As for plans to build Parkside Drive through the development, from North Campbell Station Road to Lovell Road, “We negotiated with the City of Knoxville, the Town of Farragut and Knox County,” Nixon said. “Those improvements were, eventually, a joint public-private partnership, in which Turkey Creek Land Partners contributed the land where the road went, and 100 percent of the engineering funds for designing the road. … There was about a half-million dollars worth of engineering.”
As for direct Parkside Drive construction costs, “Knox County put an amount in and City of Knoxville put an amount in,” he said. “Farragut, at that time, did not choose to contribute.”
Road construction began “in the late 90s,” Nixon said.
However, because building Parkside Drive all the way to Lovell Road would involve crossing a wetland area, an uphill battle would begin for the Partners.
Having a few dozen acres within the development designated as wetland, which are located in its northeast corner, in the late 1990s “we began negotiations with the 10 various agencies having to do with wetlands,” Nixon said. “We had TDEC, Tennessee Department of Environment & Conservation, the EPA, (Tennessee Wildlife Resources Agency), TVA — all of these agencies (had) different requirements for the wetland before we could even build the road into the property. Knox County and City of Knoxville wanted all of those complete before they constructed the road.”
Meanwhile, Nixon said there was “great animosity from some of the people who didn’t want us to cross the wetland. They demonstrated onsite, climbed up on derricks and posted signs that said, ‘Don’t cross the wetland.’ Demonstrated on TV.”
At a public hearing on the wetland at Knoxville West High School “on whether we were going to get permission to build that road across the wetland … there were, like, 200 people that appeared,” Nixon said.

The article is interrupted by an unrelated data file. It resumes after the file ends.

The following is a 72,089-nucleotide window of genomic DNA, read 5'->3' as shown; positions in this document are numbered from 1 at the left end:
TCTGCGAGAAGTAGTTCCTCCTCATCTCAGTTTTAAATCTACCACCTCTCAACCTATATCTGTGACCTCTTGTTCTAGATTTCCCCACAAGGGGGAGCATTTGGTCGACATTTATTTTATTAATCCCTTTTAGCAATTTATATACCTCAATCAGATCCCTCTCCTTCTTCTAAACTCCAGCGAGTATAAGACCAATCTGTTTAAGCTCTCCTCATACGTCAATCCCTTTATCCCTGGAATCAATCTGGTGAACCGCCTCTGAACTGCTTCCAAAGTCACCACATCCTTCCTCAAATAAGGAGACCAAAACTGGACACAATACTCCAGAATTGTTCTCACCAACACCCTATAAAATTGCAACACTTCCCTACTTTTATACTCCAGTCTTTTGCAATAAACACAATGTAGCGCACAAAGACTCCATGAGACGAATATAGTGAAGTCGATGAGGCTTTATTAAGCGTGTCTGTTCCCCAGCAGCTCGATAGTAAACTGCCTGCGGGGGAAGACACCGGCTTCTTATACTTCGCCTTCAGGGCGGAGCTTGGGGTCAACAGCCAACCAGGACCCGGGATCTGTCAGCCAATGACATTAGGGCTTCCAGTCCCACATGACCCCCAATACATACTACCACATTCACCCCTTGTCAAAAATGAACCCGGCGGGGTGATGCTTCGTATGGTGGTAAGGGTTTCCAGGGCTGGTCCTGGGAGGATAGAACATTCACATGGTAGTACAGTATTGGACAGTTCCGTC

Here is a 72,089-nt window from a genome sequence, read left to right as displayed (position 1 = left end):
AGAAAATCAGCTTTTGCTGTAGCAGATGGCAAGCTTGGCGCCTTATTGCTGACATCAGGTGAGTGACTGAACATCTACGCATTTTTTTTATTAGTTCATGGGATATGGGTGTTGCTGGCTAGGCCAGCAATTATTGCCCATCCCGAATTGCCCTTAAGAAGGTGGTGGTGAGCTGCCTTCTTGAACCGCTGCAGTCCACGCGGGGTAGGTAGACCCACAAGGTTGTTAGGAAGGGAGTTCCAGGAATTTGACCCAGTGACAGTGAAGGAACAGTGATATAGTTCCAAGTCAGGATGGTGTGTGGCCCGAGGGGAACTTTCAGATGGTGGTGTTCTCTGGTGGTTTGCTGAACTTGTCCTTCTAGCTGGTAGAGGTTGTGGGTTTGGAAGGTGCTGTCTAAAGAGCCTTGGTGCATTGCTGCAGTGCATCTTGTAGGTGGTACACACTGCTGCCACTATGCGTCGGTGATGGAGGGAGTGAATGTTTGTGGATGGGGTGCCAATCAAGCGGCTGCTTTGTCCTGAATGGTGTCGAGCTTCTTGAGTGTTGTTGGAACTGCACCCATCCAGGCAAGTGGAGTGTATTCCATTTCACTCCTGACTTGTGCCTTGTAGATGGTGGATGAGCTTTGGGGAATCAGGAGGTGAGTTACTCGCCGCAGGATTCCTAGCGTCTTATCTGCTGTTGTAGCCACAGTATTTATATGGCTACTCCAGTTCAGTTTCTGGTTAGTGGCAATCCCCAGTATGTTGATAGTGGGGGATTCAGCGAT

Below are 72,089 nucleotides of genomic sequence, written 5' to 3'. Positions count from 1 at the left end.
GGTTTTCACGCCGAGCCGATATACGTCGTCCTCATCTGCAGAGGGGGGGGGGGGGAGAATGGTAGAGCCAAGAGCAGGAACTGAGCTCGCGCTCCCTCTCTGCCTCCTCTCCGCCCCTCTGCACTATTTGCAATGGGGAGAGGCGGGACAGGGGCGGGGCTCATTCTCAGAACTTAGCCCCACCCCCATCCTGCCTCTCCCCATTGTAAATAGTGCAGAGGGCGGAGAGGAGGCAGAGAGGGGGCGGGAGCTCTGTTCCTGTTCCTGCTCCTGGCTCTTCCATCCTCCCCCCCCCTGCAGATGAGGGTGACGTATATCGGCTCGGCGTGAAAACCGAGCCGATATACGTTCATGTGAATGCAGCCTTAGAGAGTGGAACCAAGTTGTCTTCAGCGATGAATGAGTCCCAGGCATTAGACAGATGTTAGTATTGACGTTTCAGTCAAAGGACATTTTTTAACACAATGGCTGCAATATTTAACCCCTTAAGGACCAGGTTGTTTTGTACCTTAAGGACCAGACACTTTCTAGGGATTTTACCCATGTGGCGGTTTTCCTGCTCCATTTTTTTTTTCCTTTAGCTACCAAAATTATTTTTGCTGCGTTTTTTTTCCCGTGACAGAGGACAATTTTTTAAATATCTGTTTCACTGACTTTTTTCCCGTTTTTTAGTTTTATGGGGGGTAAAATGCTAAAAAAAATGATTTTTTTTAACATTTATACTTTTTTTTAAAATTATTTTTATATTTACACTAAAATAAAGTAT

After about “a couple of years … we ended up getting permission to build that road — and in the process we dedicated 58 acres of the wetland to be preserved in perpetuity and put a conservation easement on it, which says nobody can ever touch it or build on it or convert it to (commercial) use,” he said.
Although realizing Turley, himself and the other Turkey Creek Land Partners would have to deal with the wetland issue, “We certainly weren’t aware that we were going to meet this type of opposition,” Nixon said. “Or that it would be such an enormous venture to obtain the permits we needed to cross the wetland.”In fact, “The improvements that we made had to be monitored and completed and inspected for five years,” Nixon said about the wetland.
A walking trail, which connects the wetland with the commercial area westward into Farragut, became one of its added features.
In fact, “It’s part of the Farragut trail system,” Nixon said.
Overall, “It was difficult and it was very expensive, but we’re very happy that we did it,” he said about the wetland issue. “We had really good partners who were patient with us and worked with us to obtain the things that we needed to obtain.”
(Read about the retail development of Turkey Creek in Part 2, featured on next’s week’s Foundations 29 page)